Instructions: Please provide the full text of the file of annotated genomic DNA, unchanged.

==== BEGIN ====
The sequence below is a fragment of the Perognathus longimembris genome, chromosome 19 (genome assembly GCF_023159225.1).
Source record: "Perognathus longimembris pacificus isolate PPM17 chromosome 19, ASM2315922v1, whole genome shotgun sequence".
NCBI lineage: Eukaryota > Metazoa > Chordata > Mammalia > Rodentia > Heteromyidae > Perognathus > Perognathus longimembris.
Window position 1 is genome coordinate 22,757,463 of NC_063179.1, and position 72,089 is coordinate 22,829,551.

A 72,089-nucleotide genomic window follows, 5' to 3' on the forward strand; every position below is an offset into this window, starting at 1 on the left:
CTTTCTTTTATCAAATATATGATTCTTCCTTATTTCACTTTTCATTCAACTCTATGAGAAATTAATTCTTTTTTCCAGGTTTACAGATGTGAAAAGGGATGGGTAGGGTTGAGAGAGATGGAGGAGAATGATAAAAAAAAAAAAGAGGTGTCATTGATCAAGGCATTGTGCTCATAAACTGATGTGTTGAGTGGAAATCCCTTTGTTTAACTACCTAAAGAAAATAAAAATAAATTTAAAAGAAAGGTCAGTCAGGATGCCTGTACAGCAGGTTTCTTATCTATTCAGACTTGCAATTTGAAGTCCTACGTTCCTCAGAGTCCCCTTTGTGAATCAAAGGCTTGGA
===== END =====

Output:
The sequence below is a fragment of the Perognathus longimembris genome, chromosome 19 (genome assembly GCF_023159225.1).
Source record: "Perognathus longimembris pacificus isolate PPM17 chromosome 19, ASM2315922v1, whole genome shotgun sequence".
NCBI lineage: Eukaryota > Metazoa > Chordata > Mammalia > Rodentia > Heteromyidae > Perognathus > Perognathus longimembris.
Window position 1 is genome coordinate 22,757,463 of NC_063179.1, and position 72,089 is coordinate 22,829,551.

A 72,089-nucleotide genomic window follows, 5' to 3' on the forward strand; every position below is an offset into this window, starting at 1 on the left:
CTTTCTTTTATCAAATATATGATTCTTCCTTATTTCACTTTTCATTCAACTCTATGAGAAATTAATTCTTTTTTCCAGGTTTACAGATGTGAAAAGGGATGGGTAGGGTTGAGAGAGATGGAGGAGAATGATAAAAAAAAAAAAGAGGTGTCATTGATCAAGGCATTGTGCTCATAAACTGATGTGTTGAGTGGAAATCCCTTTGTTTAACTACCTAAAGAAAATAAAAATAAATTTAAAAGAAAGGTCAGTCAGGATGCCTGTACAGCAGGTTTCTTATCTATTCAGACTTGCAATTTGAAGTCCTACGTTCCTCAGAGTCCCCTTTGTGAATCAAAGGCTTGGA